Tag Archives: adulthood

Slots of Fun: The Beginning

Long before I graduated college, I was working at a local casino–specifically, the exact same casino we all said we would never work for when we were still in high school nearby. Then some of us turned eighteen, then nineteen, and decent-paying jobs were scarce in that part of the Ohio Valley. Most of use were drawn into that awful vortex and were making more money than we thought we would. And o, how the years passed.

Now, before I kick off this series, let me be clear: who I was then is not who I am now. I wasn’t a good person, and I am not saying I am now, but look, friend: some of us have to try to hit bottom before we even remotely understand what bottom really is…and those were my years in the casino.

Here’s a little bit of background for you, arranged neatly into three categories. After that, you’re ready.

I. My friends/coworkers at the casino: some of the most ridiculous characters you could ever meet. To this day, several of them are my closest friends. What we endured there together in those years is hard to gather in one volume. We’ll do our best.

II. The casino itself is still operational. Ownership has changed many times since my last shift, but the constants are still there: addiction, death, and a never-ending Level 5 Space Hurricane of unbelievable subpar top-down management and operational horseshit. The tales we share here will come mostly from the video lottery side, as I got the hell out of there before tables arrived. Also, I have never had a head for cards, and thus, I don’t give a shit about anything that goes on outside of video lottery…unless I make money doing so.

III. There is no actual product in the casino business. It’s filed under “entertainment,” but what that means is that patrons piss away more money than they can often afford, and everyone is looking to cash in on chance, that marvel that isn’t the kind of math you can study. At some point, you still have to be at the right place at the right time, with the right kind of money. Good luck with that.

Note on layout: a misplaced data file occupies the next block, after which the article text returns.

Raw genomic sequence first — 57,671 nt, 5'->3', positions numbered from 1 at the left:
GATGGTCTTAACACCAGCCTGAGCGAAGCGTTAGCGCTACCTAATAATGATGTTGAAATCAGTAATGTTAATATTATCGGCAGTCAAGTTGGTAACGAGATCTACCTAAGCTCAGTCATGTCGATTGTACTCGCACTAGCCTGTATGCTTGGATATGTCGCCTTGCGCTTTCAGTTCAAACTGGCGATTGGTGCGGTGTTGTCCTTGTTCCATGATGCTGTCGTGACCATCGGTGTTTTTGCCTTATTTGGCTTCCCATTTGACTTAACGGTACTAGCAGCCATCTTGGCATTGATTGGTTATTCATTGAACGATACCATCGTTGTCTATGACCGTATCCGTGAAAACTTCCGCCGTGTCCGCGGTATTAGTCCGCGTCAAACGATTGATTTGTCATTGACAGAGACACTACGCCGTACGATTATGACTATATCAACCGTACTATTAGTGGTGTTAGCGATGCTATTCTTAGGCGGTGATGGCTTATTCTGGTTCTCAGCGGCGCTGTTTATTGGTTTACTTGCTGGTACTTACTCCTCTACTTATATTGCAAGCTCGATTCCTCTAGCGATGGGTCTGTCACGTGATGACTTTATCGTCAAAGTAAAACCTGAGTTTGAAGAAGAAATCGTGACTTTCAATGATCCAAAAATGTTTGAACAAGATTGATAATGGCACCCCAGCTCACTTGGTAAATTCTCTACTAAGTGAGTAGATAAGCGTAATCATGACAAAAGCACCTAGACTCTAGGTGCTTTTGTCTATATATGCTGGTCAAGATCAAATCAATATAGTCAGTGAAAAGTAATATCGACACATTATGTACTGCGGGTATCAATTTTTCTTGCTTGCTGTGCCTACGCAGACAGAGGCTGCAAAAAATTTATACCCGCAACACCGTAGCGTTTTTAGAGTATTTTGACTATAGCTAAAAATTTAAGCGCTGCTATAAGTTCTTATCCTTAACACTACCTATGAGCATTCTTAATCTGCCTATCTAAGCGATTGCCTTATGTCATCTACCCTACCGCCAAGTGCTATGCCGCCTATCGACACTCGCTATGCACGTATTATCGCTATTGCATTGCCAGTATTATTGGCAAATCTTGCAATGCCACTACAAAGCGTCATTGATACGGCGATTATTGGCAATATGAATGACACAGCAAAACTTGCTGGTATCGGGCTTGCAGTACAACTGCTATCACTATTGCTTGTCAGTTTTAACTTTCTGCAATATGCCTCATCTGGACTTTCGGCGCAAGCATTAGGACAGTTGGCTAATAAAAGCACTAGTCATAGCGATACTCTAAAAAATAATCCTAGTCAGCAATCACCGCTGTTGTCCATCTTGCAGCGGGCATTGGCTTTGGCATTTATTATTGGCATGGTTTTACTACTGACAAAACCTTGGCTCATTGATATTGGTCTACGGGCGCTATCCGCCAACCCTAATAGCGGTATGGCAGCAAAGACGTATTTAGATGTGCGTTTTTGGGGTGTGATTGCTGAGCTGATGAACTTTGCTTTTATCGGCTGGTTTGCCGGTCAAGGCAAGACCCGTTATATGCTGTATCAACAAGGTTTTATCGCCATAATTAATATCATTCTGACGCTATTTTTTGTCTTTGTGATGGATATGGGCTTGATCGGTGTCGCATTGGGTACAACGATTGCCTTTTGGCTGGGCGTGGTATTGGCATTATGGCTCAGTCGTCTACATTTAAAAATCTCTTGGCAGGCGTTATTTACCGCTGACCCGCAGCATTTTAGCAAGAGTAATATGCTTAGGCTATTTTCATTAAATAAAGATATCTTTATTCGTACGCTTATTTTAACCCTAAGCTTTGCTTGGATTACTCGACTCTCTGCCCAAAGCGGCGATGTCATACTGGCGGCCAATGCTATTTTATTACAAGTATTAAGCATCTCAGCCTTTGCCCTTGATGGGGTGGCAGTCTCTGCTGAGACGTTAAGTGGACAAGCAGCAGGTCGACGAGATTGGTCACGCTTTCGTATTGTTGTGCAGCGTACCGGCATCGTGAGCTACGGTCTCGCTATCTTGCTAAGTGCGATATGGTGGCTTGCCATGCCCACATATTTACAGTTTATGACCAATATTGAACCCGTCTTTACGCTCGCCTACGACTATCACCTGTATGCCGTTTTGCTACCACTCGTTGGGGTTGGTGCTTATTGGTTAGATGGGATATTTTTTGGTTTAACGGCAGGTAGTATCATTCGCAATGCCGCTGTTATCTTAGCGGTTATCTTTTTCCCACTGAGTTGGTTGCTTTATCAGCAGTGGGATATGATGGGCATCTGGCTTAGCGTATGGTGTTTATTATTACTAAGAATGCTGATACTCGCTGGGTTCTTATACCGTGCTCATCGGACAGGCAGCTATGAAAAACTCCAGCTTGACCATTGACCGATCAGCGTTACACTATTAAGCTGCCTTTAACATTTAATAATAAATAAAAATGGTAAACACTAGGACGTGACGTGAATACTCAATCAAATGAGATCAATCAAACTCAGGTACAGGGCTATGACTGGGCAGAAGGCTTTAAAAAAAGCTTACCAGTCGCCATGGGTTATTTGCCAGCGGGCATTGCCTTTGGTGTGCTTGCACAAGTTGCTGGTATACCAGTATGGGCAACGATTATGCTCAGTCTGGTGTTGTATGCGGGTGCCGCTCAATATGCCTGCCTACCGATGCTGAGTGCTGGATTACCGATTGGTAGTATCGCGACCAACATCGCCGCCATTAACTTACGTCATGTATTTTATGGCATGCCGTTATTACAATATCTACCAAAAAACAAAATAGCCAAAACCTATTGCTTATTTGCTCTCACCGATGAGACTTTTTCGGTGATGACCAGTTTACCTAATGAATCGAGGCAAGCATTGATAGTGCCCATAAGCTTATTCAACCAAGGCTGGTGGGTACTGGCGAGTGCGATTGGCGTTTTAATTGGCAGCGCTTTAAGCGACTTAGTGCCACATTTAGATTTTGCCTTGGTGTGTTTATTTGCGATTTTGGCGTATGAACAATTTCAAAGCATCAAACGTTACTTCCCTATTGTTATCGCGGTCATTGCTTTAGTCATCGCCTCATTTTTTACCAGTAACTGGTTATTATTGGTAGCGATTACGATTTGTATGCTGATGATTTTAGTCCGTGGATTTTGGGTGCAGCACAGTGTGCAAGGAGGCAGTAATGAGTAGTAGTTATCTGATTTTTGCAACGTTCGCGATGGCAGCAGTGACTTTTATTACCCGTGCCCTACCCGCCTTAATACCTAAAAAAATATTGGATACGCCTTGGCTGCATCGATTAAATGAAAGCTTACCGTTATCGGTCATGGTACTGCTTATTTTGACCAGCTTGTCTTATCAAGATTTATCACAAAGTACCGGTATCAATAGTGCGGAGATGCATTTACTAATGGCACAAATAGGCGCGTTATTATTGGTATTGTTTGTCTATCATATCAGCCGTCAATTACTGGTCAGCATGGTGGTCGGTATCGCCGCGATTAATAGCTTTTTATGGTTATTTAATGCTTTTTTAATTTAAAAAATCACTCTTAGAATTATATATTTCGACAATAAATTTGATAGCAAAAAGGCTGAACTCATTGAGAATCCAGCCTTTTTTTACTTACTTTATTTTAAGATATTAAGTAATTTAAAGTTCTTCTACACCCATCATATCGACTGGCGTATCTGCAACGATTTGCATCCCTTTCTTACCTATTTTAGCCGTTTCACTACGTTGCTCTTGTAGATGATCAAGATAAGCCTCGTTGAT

This image is labeled for reuse, so don’t try any bullshit. Coincidentally, these also happened to be my favorite machines on which to work when I eventually left the cashier cage and became a floor attendant. More on that later.

Old haunts

Dear friends,

Today I sold a house–part of a copy & paste steel-mill-expansion neighborhood that I came to love for all of its quirks.

It was terrible to own. At times, I struggled mightily to afford it, and for many years, I only got by.

I never met my own expectations in it, and I certainly never excelled. But sometimes, throughout those long years, the house bought me a Quiet unmatched.

A puppy ran up and down the streets in front of it, and perched on the back of a love seat as she grew older, surveying the neighborhood during the day, waiting for my return from work. Snow days were fun. Cosmic conversations painted the back porch, which afforded beautiful sunsets and cold, clear moons, when I could be bothered to stop to see them.

Friends came and went, and during the time I was there, I learned more about myself than I am likely to do again.

Sometimes our burdens provide us with priceless insights.

With the ceaseless help of family, I endured that house, and in our final months together, we began to turn it to something more than I could alone, for all of my effort.

A place is what you make of it, and sometimes that house was a home. More importantly, it helped me understand the true meaning of home, that I might forge one wherever I go now.

I am humbled. I never could fully make it on my own during this time, and I am grateful for the months that led to my departure from that house. Today was a subtle finish from a long race I lost a long time ago. Thank you to all who knew me while I was there.

Here is to what lies beyond the walls behind which we are lost for a while.